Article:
Dynamic Swarm Artificial Bee Colony Algorithm

Dynamic Swarm Artificial Bee Colony Algorithm

Harish Sharma (ABV-Indian Institute of Information Technology and Management, Gwalior, India), Jagdish Chand Bansal (ABV-Indian Institute of Information Technology and Management, Gwalior, India), K. V. Arya (ABV-Indian Institute of Information Technology and Management, Gwalior, India) and Kusum Deep (Indian Institute of Technology, Roorkee, Roorkee, India)
Copyright: © 2012 |Pages: 15
DOI: 10.4018/jaec.2012100102
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Abstract

Artificial Bee Colony (ABC) optimization algorithm is relatively a simple and recent population based probabilistic approach for global optimization. ABC has been outperformed over some Nature Inspired Algorithms (NIAs) when tested over test problems as well as real world optimization problems. This paper presents an attempt to modify ABC to make it less susceptible to stick at local optima and computationally efficient. In the case of local convergence, addition of some external potential solutions may help the swarm to get out of the local valley and if the algorithm is taking too much time to converge then deletion of some swarm members may help to speed up the convergence. Therefore, in this paper a dynamic swarm size strategy in ABC is proposed. The proposed strategy is named as Dynamic Swarm Artificial Bee Colony algorithm (DSABC). To show the performance of DSABC, it is tested over 16 global optimization problems of different complexities and a popular real world optimization problem namely Lennard-Jones potential energy minimization problem. The simulation results show that the proposed strategies outperformed than the basic ABC and three recent variants of ABC, namely, the Gbest-Guided ABC, Best-So-Far ABC and Modified ABC.
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1. Introduction

Swarm Intelligence has become an emerging and interesting area in the field of nature inspired techniques that is used to solve optimization problems during the past decade. It is based on the collective behaviour of social creatures. Swarm based optimization algorithms find solution by collaborative trial and error process. Social creatures use their ability of social learning to solve complex tasks. Peer to peer learning behaviour of social colonies is the main driving force behind the development of many efficient swarm based optimization algorithms. Researchers have analyzed such behaviors and designed algorithms that can be used to solve nonlinear, non convex or combinatorial optimization problems. Previous research (Dorigo & Di Caro, 1999; Kennedy & Eberhart, 1995; Price, Storn, & Lampinen, 2005) have shown that algorithms based on swarm intelligence have great potential to find solutions of real world optimization problems. Artificial bee colony (ABC) optimization algorithm introduced by Karaboga (2005) is a recent addition in this category. This algorithm is inspired by the behaviour of honey bees when seeking a quality food source. Like any other population based optimization algorithm, ABC consists of a population of potential solutions. The potential solutions are food sources of honey bees. The fitness is determined in terms of the quality (nectar amount) of the food source. It is relatively a simple, fast and population based stochastic search technique in the field of nature inspired algorithms.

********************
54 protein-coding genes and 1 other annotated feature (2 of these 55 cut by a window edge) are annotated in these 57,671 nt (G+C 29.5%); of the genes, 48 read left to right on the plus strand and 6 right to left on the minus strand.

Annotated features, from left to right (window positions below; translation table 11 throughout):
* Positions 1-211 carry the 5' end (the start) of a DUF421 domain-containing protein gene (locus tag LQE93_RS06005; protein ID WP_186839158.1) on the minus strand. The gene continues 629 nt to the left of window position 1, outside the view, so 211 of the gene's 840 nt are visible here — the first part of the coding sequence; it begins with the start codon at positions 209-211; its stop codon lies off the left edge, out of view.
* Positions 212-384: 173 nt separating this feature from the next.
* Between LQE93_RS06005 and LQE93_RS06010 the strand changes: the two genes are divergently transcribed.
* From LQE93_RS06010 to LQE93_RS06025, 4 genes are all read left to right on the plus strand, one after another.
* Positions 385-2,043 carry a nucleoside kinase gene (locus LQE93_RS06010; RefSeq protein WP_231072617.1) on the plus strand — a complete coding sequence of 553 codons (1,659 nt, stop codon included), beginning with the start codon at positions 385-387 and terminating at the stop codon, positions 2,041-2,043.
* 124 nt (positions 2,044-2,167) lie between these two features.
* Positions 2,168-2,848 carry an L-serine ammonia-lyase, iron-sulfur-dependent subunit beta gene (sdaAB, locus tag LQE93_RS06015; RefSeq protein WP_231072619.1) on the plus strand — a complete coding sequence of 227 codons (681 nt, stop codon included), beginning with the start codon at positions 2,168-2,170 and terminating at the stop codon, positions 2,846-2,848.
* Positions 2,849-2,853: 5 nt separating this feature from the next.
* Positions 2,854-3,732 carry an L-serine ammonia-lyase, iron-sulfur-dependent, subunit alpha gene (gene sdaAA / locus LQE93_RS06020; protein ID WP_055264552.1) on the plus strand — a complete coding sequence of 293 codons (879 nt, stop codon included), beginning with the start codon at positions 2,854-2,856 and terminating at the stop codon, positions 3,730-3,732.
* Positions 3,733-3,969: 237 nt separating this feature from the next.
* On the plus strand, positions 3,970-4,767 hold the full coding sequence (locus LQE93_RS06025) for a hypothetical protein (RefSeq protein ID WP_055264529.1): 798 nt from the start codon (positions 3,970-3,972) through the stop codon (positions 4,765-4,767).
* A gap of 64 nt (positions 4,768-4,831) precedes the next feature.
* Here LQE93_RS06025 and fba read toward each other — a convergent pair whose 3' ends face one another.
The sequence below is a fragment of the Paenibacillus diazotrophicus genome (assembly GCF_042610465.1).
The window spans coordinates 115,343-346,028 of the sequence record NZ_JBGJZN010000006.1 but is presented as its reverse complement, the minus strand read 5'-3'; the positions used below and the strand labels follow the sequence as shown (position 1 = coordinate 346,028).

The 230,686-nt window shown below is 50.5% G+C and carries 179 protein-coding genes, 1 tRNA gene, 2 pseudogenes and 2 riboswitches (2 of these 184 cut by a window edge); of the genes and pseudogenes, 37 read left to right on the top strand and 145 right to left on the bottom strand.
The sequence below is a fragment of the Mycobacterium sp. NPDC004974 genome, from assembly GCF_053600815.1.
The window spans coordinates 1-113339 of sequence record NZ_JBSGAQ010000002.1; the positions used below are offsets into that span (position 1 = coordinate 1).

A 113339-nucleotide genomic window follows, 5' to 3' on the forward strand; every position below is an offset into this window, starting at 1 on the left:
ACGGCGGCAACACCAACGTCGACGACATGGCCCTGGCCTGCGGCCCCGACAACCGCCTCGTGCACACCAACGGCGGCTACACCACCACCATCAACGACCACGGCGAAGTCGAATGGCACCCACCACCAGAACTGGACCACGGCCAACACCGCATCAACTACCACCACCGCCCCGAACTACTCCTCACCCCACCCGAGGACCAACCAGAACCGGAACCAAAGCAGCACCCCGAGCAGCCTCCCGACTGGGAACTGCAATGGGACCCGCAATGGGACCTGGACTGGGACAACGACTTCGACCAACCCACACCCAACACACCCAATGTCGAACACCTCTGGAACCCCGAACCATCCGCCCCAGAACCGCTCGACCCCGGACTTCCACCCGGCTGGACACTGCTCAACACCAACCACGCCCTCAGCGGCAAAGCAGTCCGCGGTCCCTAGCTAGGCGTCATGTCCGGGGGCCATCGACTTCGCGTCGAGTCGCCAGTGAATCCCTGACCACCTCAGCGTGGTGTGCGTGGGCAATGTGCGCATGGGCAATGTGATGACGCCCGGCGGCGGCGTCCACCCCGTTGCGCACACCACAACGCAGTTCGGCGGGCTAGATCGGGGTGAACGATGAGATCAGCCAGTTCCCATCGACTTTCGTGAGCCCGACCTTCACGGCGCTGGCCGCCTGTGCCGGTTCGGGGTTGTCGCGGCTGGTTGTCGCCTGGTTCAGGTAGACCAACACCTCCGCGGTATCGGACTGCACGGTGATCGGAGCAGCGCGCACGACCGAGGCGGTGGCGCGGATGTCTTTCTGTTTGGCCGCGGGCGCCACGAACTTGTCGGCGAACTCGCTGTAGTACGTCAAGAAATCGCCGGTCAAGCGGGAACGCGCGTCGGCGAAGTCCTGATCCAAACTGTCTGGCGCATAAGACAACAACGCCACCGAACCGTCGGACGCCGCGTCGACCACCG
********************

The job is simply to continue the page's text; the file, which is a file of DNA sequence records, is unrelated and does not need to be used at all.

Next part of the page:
Since its inception, the ABC algorithm has become very popular because of its robustness and ease to apply. Many researchers have successfully applied it on the problems from different application areas. The ABC algorithm was first applied to numerical optimization problems (Karaboga, 2005). The ABC algorithm was extended for constrained optimization problems in Karaboga and Basturk (2007) and was applied to train neural networks (Karaboga, Akay, & Ozturk, 2007), to medical pattern classification and clustering problems (Akay, Karaboga, & Ozturk, 2008). Recently, Hsu, Chen, Huang, and Huang (2012) used ABC and proposed a personalized auxiliary material recommendation system on Facebook to recommend appropriate auxiliary materials for a learner according to learning style, interests, and difficulty. The object of the proposed method was to search for suitable learning materials effectively. Xing, Fenglei, and Haijun (2007) also studied the control mechanism of local optimal solution in order to improve the global search ability of the ABC algorithm and apply it to solve TSP problems. Singh (2009) used the Artificial Bee Colony algorithm for the leaf-constrained minimum spanning tree (LCMST) problem called ABC-LCMST and compared the approach against GA, ACO and tabu search (TS) (Singh, 2009). Rao, Narasimham, and Ramalingaraju (2008) applied the ABC algorithm to network reconfiguration problem in a radial distribution system in order to minimize the real power loss, improve voltage profile and balance feeder load subject to the radial network structure in which all loads must be energized. The results obtained by the ABC algorithm were better than the other methods compared in the study, in terms of quality of the solution and computation as efficiency. Karaboga (2009) used the ABC algorithm in the signal processing area for designing digital IIR filters. Pawar, Rao, and Shankar (2008) applied the ABC algorithm to some problems in mechanical engineering including multi-objective optimization of electrochemical machining process parameters, optimization of process parameters of the abrasive flow machining process and the milling process. Recently, machine intelligence and cybernetics are most well-liked field in which ABC algorithm has become a popular strategy. Bansal et al. solved the model order reduction optimization problem of single input single output systems (Bansal, Sharma, & Arya, 2012).

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